While the “best” is certainly subjective, Michael Symon of Food Network fame shows off his preferred method in a helpful TikTok.
all you need is SALT🧂thank you, michael!♬ original sound – Food Network
All you need to get started is a stovetop, some kosher salt, and of course, your cast iron skillet.
“If I’m inside the kitchen, I’ll turn my burner on medium-high heat, and slap [the pan] on the burner until the salt gets hot, then scrub it out with a towel,” Symon says in his video after covering the base of the pan with kosher salt. You can also use a grill if you’re camping or cooking outside.
“For the scrubbing process, you don’t want to use a brand-new towel,” he adds, because it’s not going to look pretty after this cleaning method.
Take your towel and apply it in a scouring motion to the pan. The salt acts as an abrasive cleaning agent and will start to change color as burned bits of food and rust are sanded away.
“If your hands are a little bit more delicate, you can also wear an oven mitt in this situation,” Symon adds.
Once you’ve scoured out all the rust and grime, dump out the excess salt. Now it’s time to add a thin coat of oil to the internal cooking surface and the outside areas of your skillet.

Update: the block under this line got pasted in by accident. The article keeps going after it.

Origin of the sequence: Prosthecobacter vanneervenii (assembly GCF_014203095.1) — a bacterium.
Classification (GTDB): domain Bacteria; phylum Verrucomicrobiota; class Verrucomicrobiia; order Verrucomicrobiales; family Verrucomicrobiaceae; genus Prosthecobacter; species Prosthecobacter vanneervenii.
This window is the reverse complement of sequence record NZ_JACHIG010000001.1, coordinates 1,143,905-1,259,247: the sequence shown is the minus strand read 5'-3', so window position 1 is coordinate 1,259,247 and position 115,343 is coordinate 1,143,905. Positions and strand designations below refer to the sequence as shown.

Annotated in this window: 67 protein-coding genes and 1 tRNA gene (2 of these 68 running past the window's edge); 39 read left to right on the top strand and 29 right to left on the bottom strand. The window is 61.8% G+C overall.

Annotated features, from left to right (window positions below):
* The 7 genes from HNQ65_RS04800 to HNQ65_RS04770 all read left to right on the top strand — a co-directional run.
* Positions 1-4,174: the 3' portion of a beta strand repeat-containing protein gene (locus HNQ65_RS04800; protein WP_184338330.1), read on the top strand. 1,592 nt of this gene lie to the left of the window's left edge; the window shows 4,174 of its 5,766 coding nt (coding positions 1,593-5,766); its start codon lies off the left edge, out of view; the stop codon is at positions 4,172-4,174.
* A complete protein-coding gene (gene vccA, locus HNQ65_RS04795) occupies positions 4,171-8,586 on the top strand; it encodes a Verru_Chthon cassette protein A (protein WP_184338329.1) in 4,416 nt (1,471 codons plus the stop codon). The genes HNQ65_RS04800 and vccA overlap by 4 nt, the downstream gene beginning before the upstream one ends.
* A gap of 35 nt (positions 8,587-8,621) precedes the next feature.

“Put about a tablespoon [of oil] in the [skillet],” he says. It doesn’t matter what kind of cooking oil — just use enough that you’ll be able to cover the cooking surface (a little goes a long way).
Symon then recommends putting the pan back onto the grill or stovetop for two hours to give it ample time to reseason. Make sure to not leave it unsupervised, especially if it’s outdoors.
How’s it helping
Looking beyond the skillet itself, many soaps actually contain harmful chemicals that can negatively impact lakes and waterways, so using them when out camping can have long-lasting harmful effects. Salt, on the other hand, is much easier to dispose of properly by throwing it into an empty container and packing it out.
What everyone is saying
“I’ve cleaned my cast iron with salt for years,” one TikToker says, lending some validity to the technique.
“I’ve wanted to know this for years,” another adds.
Others, though, offered some disagreements about whether water and soap would work just as well.
“Salt? Cast Iron? No. Soap, water and heat to dry. People are just crazy about cast iron myths,” reads one such comment.
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